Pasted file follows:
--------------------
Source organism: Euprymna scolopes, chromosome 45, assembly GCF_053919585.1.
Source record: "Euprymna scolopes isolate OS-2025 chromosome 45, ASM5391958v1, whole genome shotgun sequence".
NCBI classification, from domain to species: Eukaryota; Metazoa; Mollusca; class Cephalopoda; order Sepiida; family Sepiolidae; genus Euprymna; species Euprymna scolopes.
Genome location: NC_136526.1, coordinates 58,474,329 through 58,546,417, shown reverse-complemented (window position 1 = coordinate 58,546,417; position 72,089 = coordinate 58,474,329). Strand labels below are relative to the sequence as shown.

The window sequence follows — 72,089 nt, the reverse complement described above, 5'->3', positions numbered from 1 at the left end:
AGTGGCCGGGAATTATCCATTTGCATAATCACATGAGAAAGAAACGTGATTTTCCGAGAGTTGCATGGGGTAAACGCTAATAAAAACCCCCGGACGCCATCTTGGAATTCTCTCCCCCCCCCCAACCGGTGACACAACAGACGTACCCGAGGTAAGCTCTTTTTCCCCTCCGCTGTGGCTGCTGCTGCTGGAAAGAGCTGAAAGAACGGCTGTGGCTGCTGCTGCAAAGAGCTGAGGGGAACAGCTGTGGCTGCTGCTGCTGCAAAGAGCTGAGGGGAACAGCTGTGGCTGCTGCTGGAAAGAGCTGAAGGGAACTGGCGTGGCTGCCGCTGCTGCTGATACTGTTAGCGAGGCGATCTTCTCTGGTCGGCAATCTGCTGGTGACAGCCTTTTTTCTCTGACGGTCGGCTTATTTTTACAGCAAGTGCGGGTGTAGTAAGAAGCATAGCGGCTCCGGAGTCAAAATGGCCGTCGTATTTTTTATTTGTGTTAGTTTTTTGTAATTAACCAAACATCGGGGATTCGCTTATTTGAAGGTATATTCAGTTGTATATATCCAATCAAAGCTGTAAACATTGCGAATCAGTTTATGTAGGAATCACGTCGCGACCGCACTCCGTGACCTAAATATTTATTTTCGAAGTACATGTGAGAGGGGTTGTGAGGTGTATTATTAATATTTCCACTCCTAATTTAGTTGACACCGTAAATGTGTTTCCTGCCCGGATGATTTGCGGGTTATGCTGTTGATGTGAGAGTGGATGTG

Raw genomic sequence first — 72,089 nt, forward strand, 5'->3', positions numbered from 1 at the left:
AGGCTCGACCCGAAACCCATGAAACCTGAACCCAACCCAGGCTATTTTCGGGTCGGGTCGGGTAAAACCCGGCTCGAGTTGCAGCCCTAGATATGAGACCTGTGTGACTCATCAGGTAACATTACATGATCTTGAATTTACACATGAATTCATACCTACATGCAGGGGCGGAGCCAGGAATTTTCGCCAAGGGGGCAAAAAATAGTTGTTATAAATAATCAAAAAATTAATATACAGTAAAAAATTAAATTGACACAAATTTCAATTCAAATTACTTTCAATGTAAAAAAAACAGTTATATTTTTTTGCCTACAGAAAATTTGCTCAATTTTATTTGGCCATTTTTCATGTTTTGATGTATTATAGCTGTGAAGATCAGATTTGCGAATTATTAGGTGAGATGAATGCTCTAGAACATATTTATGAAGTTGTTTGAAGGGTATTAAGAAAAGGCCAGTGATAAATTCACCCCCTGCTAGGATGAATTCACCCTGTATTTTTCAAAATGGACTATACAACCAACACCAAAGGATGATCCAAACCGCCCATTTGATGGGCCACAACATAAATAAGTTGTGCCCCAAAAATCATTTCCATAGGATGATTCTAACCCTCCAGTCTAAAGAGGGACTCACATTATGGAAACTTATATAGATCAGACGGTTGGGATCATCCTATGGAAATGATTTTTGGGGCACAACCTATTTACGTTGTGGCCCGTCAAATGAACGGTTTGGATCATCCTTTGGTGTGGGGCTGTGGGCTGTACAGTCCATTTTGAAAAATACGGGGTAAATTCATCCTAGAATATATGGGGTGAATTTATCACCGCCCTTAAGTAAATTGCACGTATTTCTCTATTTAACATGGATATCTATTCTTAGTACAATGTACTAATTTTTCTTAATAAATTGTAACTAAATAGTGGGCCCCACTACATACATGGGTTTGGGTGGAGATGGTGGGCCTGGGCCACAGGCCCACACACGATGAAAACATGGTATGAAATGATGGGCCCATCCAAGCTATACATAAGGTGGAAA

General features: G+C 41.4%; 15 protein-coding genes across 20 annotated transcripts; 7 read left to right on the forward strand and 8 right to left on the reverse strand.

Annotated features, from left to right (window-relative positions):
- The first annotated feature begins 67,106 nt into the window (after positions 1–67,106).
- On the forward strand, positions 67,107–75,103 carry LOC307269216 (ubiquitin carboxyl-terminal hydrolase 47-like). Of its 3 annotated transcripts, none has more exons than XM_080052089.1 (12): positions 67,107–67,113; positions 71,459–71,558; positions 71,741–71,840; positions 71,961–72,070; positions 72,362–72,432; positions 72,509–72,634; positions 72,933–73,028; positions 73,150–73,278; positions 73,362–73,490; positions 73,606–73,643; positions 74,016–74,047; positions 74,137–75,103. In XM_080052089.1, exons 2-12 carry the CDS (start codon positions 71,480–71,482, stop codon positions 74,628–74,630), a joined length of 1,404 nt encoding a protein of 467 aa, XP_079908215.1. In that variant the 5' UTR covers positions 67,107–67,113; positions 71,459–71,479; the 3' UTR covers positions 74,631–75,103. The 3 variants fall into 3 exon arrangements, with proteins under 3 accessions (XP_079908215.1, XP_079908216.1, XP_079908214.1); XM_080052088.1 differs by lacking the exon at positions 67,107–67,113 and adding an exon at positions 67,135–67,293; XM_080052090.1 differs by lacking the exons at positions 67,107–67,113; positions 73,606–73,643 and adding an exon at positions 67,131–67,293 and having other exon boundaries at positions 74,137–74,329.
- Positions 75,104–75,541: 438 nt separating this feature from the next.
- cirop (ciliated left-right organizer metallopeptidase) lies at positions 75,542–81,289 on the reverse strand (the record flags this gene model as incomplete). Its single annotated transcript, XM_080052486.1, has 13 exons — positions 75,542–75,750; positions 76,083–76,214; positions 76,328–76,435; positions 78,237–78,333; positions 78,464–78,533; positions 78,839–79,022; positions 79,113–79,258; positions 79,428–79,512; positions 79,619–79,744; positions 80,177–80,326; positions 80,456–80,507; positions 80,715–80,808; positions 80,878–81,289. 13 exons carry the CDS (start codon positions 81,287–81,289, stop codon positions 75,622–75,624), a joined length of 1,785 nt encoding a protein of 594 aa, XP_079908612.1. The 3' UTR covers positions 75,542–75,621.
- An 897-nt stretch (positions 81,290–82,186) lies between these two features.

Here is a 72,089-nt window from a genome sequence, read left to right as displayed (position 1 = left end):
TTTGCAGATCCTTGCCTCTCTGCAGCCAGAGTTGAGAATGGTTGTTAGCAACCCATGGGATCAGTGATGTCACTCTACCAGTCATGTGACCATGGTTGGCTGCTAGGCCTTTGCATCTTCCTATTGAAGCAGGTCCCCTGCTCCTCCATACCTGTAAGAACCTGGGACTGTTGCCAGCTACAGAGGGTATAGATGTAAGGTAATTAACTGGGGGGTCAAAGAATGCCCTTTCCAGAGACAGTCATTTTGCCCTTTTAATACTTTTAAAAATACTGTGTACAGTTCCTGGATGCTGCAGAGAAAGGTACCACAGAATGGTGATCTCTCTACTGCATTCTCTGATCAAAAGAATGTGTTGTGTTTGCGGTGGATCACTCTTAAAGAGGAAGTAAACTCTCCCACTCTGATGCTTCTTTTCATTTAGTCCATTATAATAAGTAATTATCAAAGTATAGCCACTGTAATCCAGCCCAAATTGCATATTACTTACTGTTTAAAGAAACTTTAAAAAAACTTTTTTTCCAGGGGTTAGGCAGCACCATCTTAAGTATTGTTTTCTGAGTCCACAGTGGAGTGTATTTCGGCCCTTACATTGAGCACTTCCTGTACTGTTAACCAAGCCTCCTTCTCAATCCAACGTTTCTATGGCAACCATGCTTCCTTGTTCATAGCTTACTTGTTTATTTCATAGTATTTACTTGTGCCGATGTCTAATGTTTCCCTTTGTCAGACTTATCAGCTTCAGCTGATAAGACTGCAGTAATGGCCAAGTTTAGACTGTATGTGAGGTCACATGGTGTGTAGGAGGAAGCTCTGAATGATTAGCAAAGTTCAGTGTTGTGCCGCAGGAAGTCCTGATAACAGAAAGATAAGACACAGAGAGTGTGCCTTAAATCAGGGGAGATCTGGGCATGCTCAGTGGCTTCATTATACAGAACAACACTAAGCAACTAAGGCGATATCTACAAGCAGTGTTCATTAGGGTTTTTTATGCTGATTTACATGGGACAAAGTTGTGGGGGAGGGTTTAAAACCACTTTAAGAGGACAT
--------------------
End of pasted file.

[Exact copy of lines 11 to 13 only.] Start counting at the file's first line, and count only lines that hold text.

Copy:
- The first annotated feature begins 67,106 nt into the window (after positions 1–67,106).
- On the forward strand, positions 67,107–75,103 carry LOC307269216 (ubiquitin carboxyl-terminal hydrolase 47-like). Of its 3 annotated transcripts, none has more exons than XM_080052089.1 (12): positions 67,107–67,113; positions 71,459–71,558; positions 71,741–71,840; positions 71,961–72,070; positions 72,362–72,432; positions 72,509–72,634; positions 72,933–73,028; positions 73,150–73,278; positions 73,362–73,490; positions 73,606–73,643; positions 74,016–74,047; positions 74,137–75,103. In XM_080052089.1, exons 2-12 carry the CDS (start codon positions 71,480–71,482, stop codon positions 74,628–74,630), a joined length of 1,404 nt encoding a protein of 467 aa, XP_079908215.1. In that variant the 5' UTR covers positions 67,107–67,113; positions 71,459–71,479; the 3' UTR covers positions 74,631–75,103. The 3 variants fall into 3 exon arrangements, with proteins under 3 accessions (XP_079908215.1, XP_079908216.1, XP_079908214.1); XM_080052088.1 differs by lacking the exon at positions 67,107–67,113 and adding an exon at positions 67,135–67,293; XM_080052090.1 differs by lacking the exons at positions 67,107–67,113; positions 73,606–73,643 and adding an exon at positions 67,131–67,293 and having other exon boundaries at positions 74,137–74,329.
- Positions 75,104–75,541: 438 nt separating this feature from the next.